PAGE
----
If there were an art and drawing application that combined all the image creation tools from both Illustrator and Photoshop, Corel Painter 11 would be a direct competitor to it. It’s about drawing and painting from scratch, and although (being computer-based designers) we’re not too familiar with freehand artistry, it looks like one of the best-featured out there for those who are.
It combines many of the tools and processes you know with a slew more that’ll be known to you if you’re an artist. Along with the cloning, layers, channels and text tools are tools called Waves on a Beach and Lake Ducks. The brush and pen tools are easily accessible and work the same way as they do in applications you’re already used to so you’ll be in familiar territory.
The real action is in the brush selection, which you access at the end of the properties palette. The drop down menu gives you a huge array of painting tools from acrylic paints to felt pens, pencils, sponges and crayons. There’s even a tool called ‘image hose’ that reminded us of the symbols brush in Illustrator, spraying pictures of flowers, pebbles, street lights or more across the canvas as we dragged the brush.
Selecting the brush you want then lets you drill down to further precision — select the pencil and you get 20 types to choose from. Selecting ‘oils’ gives you about 35, and each further selection is editable using precision brush controls.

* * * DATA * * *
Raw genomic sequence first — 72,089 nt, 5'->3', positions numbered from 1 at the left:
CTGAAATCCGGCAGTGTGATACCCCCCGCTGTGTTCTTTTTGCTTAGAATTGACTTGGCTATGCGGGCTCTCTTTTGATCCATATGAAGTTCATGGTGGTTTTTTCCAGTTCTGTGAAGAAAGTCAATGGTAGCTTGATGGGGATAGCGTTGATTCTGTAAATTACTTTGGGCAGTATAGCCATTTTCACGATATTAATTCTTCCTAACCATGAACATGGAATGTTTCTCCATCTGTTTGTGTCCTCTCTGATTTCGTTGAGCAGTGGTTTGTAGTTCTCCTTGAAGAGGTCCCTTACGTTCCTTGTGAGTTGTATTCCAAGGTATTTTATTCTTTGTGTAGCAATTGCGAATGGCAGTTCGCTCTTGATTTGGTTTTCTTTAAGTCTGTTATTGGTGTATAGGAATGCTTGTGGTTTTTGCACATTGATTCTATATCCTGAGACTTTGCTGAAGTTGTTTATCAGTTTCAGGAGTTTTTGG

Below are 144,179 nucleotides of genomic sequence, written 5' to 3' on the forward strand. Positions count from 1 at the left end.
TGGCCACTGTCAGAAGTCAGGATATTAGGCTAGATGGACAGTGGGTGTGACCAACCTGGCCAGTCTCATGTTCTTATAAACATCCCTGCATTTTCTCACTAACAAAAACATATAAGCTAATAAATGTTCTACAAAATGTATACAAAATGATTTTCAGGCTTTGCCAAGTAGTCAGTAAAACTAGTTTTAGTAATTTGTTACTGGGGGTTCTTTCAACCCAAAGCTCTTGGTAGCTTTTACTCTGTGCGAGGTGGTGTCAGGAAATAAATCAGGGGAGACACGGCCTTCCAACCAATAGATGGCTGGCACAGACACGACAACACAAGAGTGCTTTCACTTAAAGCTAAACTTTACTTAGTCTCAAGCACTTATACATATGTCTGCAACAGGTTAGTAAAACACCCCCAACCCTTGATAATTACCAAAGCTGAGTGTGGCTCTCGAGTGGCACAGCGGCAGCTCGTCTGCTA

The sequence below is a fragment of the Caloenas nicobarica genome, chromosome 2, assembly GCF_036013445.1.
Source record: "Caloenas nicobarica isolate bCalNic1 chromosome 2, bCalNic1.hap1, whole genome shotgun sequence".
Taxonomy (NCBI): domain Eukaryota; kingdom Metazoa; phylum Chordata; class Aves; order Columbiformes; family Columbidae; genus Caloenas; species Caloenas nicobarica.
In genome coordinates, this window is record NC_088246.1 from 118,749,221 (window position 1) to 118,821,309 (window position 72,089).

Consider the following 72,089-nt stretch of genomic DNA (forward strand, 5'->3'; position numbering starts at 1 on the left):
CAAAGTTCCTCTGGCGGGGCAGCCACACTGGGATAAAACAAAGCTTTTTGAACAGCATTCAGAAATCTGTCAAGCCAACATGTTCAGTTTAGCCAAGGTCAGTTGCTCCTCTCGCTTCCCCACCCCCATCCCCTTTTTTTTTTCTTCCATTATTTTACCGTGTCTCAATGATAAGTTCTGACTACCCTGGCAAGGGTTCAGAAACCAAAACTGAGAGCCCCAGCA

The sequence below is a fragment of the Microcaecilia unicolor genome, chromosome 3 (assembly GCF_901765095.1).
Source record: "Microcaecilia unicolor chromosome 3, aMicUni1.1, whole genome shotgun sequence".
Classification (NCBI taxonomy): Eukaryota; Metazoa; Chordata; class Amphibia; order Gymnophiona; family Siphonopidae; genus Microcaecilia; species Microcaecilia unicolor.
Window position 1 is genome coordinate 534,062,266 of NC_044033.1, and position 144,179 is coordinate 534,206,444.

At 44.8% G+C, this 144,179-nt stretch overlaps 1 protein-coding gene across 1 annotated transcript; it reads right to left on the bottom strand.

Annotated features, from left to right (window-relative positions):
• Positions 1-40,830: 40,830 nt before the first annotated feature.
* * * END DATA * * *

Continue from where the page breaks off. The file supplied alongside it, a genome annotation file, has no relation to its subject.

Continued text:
A lot of thought from the artist’s point of view has also been put into the medium. Whereas a Photoshop designer draws onto blank pixels, artists might want to use anything from fine grain wood to rough charcoal paper. It doesn’t change the background of the document window as you might expect, but affects the way different brush settings behave.
While Painter 11 works fine enough with a mouse it’s designed to really shine on a pressure-sensitive tablet. First of all, you can wield a lot of control over the angle and pressure you hold your pen with such as with instant feedback on brush ghosting. Also, if you’re a light fingered artist you can go into the brush track options (under preferences) and adjust the input sensitivity to compensate.
Even a quick flick through the manual will show you the dizzying array of brush options on offer, everything from a calligraphic fountain pen to a dirty marker complete with black mark down one side of the nib. So Painter is indeed the digital art studio it promises.
It does seem however to be running on an application kernel from a much older systems. The delay between the mouse movement and brushstroke wasn’t too bad, but it took a lot longer to open, create and save files that it would documents of comparable size and complexity in other image editing programs. But with a recent system behind you, you’ll be well on your way to your first Monet in no time.